Reading a recently published novel The Ghosts in the Hills by Dr. Krishna Upadhyaya, a well-known Nepali human rights professional, who powerfully writes on the Maoist war, is a fun. It starts with a journey of an underage rural girl, Janaki. The novel delves deep into the issues in the interior country in 1990s and weaves the events leading to the Maoist movement and developing it into a full-fledged, painful war.
The novelist magnificently weaves the life of Janaki and her family with the start of the Maoist war, maintaining its timeline. It’s a fiction revealing the historical facts, people, and social relations at the time of the Maoist war. Treading through the long years after the war, Janaki experiences that certain groups of people remain disadvantaged, excluded and discriminated and nothing helps them—neither revolution or evolution. And Janaki tries a new way.
It is also a novel on and about women. It is about their participation in the labour, war, and politics for change and progress, but when it comes to sharing of the fruits of the participation in any areas of national life, the fruits are plucked not by them, a point that makes women go extra-mileage to secure their rights, which Janaki the main character does.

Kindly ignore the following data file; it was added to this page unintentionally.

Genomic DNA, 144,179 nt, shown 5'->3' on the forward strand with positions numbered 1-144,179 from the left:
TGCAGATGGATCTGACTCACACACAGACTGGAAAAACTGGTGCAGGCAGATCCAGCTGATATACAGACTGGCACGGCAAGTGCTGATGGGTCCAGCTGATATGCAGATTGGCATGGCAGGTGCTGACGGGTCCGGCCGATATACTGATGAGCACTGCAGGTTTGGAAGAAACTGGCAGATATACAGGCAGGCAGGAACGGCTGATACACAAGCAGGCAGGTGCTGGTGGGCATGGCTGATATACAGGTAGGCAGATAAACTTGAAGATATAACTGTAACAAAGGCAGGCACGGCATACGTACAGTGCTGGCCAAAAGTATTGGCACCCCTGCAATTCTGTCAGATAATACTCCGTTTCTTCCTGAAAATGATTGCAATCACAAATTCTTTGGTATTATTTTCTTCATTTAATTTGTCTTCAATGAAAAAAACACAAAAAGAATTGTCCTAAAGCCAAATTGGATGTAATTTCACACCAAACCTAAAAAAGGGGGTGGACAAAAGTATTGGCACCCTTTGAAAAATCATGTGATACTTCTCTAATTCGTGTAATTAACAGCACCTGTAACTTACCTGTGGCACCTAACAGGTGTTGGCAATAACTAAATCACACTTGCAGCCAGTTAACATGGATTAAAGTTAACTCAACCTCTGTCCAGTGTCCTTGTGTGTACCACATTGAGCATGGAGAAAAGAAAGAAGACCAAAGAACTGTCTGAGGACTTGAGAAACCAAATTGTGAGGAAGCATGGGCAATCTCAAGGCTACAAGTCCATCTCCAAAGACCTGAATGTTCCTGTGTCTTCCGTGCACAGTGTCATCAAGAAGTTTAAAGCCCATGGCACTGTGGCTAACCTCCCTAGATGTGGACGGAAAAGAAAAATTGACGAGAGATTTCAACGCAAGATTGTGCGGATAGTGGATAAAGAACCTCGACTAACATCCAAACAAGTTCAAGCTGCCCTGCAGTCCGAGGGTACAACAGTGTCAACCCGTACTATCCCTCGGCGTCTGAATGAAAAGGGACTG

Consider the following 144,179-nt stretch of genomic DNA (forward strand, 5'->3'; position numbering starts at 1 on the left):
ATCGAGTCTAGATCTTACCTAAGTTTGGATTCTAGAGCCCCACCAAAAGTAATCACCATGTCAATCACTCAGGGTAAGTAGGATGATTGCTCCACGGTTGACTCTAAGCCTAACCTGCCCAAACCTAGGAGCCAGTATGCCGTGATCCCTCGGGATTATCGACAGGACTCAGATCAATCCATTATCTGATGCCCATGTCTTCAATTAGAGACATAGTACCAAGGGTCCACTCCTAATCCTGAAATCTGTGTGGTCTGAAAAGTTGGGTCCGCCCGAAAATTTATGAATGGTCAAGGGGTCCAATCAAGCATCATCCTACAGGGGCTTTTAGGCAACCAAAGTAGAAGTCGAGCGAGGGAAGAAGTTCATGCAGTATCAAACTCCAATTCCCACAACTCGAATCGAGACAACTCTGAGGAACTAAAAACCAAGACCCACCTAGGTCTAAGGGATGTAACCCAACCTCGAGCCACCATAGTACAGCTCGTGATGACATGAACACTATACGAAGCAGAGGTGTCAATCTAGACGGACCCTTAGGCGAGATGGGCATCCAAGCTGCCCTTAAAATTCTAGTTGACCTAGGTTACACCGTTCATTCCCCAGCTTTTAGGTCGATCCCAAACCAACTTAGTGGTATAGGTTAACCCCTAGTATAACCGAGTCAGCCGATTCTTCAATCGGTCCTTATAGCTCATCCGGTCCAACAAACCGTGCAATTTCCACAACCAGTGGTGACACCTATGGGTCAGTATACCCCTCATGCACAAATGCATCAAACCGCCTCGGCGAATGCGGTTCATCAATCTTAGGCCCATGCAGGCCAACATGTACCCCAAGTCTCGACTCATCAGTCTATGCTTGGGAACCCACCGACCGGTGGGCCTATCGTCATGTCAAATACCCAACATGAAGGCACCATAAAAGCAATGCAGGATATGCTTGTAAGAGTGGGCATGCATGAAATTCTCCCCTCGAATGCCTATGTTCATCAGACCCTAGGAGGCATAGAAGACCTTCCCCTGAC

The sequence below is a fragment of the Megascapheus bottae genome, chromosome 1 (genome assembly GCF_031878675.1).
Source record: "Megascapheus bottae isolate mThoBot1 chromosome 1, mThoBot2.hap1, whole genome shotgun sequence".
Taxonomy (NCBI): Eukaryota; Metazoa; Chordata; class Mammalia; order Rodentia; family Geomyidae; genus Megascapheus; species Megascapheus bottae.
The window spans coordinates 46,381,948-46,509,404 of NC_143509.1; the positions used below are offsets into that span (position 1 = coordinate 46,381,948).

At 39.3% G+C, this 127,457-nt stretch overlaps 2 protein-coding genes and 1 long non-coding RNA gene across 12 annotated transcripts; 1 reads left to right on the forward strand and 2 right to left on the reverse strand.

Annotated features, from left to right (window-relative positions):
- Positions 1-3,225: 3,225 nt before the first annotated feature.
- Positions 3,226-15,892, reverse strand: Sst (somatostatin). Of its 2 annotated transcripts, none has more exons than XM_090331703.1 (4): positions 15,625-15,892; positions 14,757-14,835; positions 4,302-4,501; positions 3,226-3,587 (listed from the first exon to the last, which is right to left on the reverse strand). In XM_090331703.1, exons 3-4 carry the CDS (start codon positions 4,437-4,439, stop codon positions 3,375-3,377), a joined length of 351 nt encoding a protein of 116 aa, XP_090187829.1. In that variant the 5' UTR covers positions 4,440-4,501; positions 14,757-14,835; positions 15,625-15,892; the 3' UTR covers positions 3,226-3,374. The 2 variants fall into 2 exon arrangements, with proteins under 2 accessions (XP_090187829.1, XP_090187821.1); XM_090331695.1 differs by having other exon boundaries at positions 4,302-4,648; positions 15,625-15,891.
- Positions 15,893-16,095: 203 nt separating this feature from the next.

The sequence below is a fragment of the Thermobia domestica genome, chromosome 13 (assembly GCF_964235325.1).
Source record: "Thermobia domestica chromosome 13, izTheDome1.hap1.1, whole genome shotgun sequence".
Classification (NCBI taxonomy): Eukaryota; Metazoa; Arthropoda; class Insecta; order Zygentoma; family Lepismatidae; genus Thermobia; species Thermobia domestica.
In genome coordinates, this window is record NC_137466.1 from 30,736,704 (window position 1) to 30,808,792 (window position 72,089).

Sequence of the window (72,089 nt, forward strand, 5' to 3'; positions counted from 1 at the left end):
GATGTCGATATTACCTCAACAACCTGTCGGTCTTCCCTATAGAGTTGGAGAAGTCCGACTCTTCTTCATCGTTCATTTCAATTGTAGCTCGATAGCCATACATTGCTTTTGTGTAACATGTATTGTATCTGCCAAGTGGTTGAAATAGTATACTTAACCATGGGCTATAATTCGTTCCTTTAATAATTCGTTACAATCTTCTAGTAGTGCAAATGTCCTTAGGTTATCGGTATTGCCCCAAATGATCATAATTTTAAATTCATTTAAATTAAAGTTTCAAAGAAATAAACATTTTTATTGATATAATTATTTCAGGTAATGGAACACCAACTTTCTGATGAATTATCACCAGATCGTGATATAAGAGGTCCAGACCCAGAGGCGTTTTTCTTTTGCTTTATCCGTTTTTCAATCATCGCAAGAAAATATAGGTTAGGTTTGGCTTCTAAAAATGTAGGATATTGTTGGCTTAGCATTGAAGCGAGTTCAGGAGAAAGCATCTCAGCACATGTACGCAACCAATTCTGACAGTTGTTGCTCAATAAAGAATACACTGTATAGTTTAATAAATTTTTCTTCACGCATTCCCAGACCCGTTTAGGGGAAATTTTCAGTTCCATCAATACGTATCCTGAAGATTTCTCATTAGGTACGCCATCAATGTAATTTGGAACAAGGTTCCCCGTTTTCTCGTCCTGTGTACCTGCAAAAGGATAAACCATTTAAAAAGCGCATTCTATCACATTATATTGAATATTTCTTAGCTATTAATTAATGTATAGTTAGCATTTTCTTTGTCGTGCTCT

This 350 pages long novel takes you through the Tharu huts, Dalit hamlets, schools controlled by armed groups, mountain trails and villages. Obviously, it is about war, but it is also about fathomless love, dedication, betrayal, and reflecting upon and questioning own past to fight. Janaki valiantly fights as a Maoist rebel against the state forces but also against the corrupt leadership who led the war and forgot the dreams they sold to people.
The novel makes shocking revelation about how social dynamics were at play to make children join the war activities.
It is an honest account with deep reflection upon war and criticism of the history on the part of the novelist. The novelist tries to give explanations of many events previously not counted. However, in some places the extra-details may make reader feel that stories move in slower pace, but the readers realise later that the novelist portrays duality of the characters, events and minds.
It is the first English novel on Nepal’s Maoist war. It is also waged by some of children, but a close look gives us to understand that there were very many routes for children to join that—many push and pull elements—the Maoists, army and the police. The novel also makes shocking revelation about how social dynamics were at play to make children join the war activities.
The flow of stories is good, the literary symbolisms used are universal, but some of them may be confusing for readers – especially due to use of some Nepali words by the author.
The novel ends with Janaki’s questions to the community of Nepali politicians. Nepal will have to continue seeking the answers to these questions.
Dr Meena Poudel is a sociologist